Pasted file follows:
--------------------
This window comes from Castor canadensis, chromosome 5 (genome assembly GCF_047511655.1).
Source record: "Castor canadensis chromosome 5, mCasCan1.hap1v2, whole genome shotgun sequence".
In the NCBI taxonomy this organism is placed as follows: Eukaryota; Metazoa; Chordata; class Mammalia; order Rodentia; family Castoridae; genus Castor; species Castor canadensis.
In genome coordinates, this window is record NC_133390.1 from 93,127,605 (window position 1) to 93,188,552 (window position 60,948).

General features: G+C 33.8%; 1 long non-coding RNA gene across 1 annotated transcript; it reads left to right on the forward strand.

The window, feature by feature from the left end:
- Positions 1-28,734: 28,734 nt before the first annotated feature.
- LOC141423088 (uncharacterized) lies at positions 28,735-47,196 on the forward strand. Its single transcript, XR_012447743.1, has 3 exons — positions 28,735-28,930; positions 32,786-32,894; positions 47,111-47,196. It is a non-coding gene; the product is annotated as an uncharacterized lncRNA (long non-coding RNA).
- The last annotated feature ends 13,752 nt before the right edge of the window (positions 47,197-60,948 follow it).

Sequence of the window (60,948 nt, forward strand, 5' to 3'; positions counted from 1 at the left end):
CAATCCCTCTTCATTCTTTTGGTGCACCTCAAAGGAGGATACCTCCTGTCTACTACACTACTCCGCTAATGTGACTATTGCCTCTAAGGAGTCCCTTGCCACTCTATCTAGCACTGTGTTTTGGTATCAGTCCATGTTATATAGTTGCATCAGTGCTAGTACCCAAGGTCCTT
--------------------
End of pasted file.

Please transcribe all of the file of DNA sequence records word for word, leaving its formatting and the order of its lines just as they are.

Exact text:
This window comes from Castor canadensis, chromosome 5 (genome assembly GCF_047511655.1).
Source record: "Castor canadensis chromosome 5, mCasCan1.hap1v2, whole genome shotgun sequence".
In the NCBI taxonomy this organism is placed as follows: Eukaryota; Metazoa; Chordata; class Mammalia; order Rodentia; family Castoridae; genus Castor; species Castor canadensis.
In genome coordinates, this window is record NC_133390.1 from 93,127,605 (window position 1) to 93,188,552 (window position 60,948).

General features: G+C 33.8%; 1 long non-coding RNA gene across 1 annotated transcript; it reads left to right on the forward strand.

The window, feature by feature from the left end:
- Positions 1-28,734: 28,734 nt before the first annotated feature.
- LOC141423088 (uncharacterized) lies at positions 28,735-47,196 on the forward strand. Its single transcript, XR_012447743.1, has 3 exons — positions 28,735-28,930; positions 32,786-32,894; positions 47,111-47,196. It is a non-coding gene; the product is annotated as an uncharacterized lncRNA (long non-coding RNA).
- The last annotated feature ends 13,752 nt before the right edge of the window (positions 47,197-60,948 follow it).

Sequence of the window (60,948 nt, forward strand, 5' to 3'; positions counted from 1 at the left end):
CAATCCCTCTTCATTCTTTTGGTGCACCTCAAAGGAGGATACCTCCTGTCTACTACACTACTCCGCTAATGTGACTATTGCCTCTAAGGAGTCCCTTGCCACTCTATCTAGCACTGTGTTTTGGTATCAGTCCATGTTATATAGTTGCATCAGTGCTAGTACCCAAGGTCCTT